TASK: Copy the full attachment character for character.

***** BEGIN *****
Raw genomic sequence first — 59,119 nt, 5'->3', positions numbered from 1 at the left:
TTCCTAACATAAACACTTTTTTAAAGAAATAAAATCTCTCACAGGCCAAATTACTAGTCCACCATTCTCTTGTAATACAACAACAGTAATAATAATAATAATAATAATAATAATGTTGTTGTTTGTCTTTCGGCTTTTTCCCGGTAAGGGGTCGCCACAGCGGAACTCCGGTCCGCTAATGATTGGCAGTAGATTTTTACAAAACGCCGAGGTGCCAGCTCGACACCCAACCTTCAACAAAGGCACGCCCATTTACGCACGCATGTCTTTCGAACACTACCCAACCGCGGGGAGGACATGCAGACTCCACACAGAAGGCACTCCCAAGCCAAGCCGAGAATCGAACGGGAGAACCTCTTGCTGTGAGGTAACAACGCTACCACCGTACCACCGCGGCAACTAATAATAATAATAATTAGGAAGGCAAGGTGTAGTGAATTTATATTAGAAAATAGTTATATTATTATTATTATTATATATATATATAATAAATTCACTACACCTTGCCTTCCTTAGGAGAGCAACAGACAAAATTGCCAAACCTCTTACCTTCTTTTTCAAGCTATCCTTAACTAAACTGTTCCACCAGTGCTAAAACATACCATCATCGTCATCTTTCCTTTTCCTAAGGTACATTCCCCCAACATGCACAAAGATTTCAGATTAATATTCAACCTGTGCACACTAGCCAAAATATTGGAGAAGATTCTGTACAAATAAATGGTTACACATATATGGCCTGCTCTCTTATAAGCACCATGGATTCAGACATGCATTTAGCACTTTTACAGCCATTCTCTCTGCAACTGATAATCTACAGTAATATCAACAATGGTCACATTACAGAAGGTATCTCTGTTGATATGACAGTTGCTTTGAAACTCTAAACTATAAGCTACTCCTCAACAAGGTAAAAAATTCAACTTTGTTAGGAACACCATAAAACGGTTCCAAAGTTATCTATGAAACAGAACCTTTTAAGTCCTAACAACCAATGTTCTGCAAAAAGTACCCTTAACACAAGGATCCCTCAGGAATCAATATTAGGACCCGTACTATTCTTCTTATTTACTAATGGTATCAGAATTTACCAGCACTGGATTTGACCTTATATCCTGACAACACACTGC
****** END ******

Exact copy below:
Raw genomic sequence first — 59,119 nt, 5'->3', positions numbered from 1 at the left:
TTCCTAACATAAACACTTTTTTAAAGAAATAAAATCTCTCACAGGCCAAATTACTAGTCCACCATTCTCTTGTAATACAACAACAGTAATAATAATAATAATAATAATAATAATGTTGTTGTTTGTCTTTCGGCTTTTTCCCGGTAAGGGGTCGCCACAGCGGAACTCCGGTCCGCTAATGATTGGCAGTAGATTTTTACAAAACGCCGAGGTGCCAGCTCGACACCCAACCTTCAACAAAGGCACGCCCATTTACGCACGCATGTCTTTCGAACACTACCCAACCGCGGGGAGGACATGCAGACTCCACACAGAAGGCACTCCCAAGCCAAGCCGAGAATCGAACGGGAGAACCTCTTGCTGTGAGGTAACAACGCTACCACCGTACCACCGCGGCAACTAATAATAATAATAATTAGGAAGGCAAGGTGTAGTGAATTTATATTAGAAAATAGTTATATTATTATTATTATTATATATATATATAATAAATTCACTACACCTTGCCTTCCTTAGGAGAGCAACAGACAAAATTGCCAAACCTCTTACCTTCTTTTTCAAGCTATCCTTAACTAAACTGTTCCACCAGTGCTAAAACATACCATCATCGTCATCTTTCCTTTTCCTAAGGTACATTCCCCCAACATGCACAAAGATTTCAGATTAATATTCAACCTGTGCACACTAGCCAAAATATTGGAGAAGATTCTGTACAAATAAATGGTTACACATATATGGCCTGCTCTCTTATAAGCACCATGGATTCAGACATGCATTTAGCACTTTTACAGCCATTCTCTCTGCAACTGATAATCTACAGTAATATCAACAATGGTCACATTACAGAAGGTATCTCTGTTGATATGACAGTTGCTTTGAAACTCTAAACTATAAGCTACTCCTCAACAAGGTAAAAAATTCAACTTTGTTAGGAACACCATAAAACGGTTCCAAAGTTATCTATGAAACAGAACCTTTTAAGTCCTAACAACCAATGTTCTGCAAAAAGTACCCTTAACACAAGGATCCCTCAGGAATCAATATTAGGACCCGTACTATTCTTCTTATTTACTAATGGTATCAGAATTTACCAGCACTGGATTTGACCTTATATCCTGACAACACACTGC